Tuesday, May 20, 2014

EFA asks academy principals and boards to think about fraud

Today the chief executive of the Education Funding Agency sent a letter to accounting officers (i.e. principals) at all academies in England. It reminded them of the requirements in relation to fraud, connected parties and special payments.

The letter included an annex setting out questions for principals and trustees to consider in order to minimise the risk of fraud or irregularity:

  • Authority – Do you have a written scheme of delegation, approved by the trustees, so that individuals are clear about their levels of financial authority?
  • Purchasing – Are you confident you are procuring all goods and services in an open, competitive and transparent way?
  • Payroll – Do you have robust controls for payroll including checks that payments are for the right amounts and paid to bona fide employees?
  • Oversight – Do you ensure that financial reports are produced that fairly reflect the activity at the trust, that they are properly reconciled at least monthly and are shared regularly with the trustees for formal review?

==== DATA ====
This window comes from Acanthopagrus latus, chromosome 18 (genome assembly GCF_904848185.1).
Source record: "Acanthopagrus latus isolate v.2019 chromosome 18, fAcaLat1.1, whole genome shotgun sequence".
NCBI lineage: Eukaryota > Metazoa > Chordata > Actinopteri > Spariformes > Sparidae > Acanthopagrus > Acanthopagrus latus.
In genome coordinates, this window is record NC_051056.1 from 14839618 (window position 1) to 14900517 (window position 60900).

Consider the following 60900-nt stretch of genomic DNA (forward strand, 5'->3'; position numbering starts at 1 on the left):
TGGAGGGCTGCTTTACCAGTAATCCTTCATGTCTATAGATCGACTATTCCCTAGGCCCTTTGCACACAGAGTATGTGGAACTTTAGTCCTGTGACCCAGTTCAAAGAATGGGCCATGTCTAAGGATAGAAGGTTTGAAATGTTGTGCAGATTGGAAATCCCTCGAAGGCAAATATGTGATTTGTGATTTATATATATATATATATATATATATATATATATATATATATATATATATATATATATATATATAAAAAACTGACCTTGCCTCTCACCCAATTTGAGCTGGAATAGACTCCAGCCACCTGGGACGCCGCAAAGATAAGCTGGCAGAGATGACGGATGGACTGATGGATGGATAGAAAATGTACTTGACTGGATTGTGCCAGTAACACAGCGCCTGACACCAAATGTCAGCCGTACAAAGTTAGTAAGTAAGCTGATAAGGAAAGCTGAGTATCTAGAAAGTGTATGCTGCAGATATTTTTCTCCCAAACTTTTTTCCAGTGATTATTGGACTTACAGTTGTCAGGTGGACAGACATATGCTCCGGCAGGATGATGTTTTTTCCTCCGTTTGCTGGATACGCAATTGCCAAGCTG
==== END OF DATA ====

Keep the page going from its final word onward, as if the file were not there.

• Cash management – Are your bank accounts reconciled at least monthly?
  • Assets – Is all of the trust’s property under proper control and measures in place to prevent loss or misuse?
  • Segregation – Do you have appropriate separation of responsibility in your finance team? And are you providing proper management support to your finance staff to help them to operate in a role where they are well-placed to provide you with a “first line of defence” in terms of upholding propriety, regularity and value for money in the use of public funds?
  • Records – Do you have robust procedures for recording, documenting, evidencing and monitoring information and especially the reasons for entering into major spending commitments?
  • Scrutiny and audit – Do you have properly constituted arrangements for internal review (such as a responsible officer or internal auditor) to give you and trustees a further safeguard that the trust’s financial systems and controls are operating effectively and efficiently? Does the trust debate, and agree how to act upon, recommendations arising both from these internal reviews and from the work of its external auditors?
  • Risk – Do you have an effective process for identifying and responding to the major risks that the trust faces?
These are all basic and sensible measures.

Next month I will be talking about fraud risk at the EdExec Live conference. I will be explaining what more academies can do to protect themselves from fraudsters both inside and outside their organisations.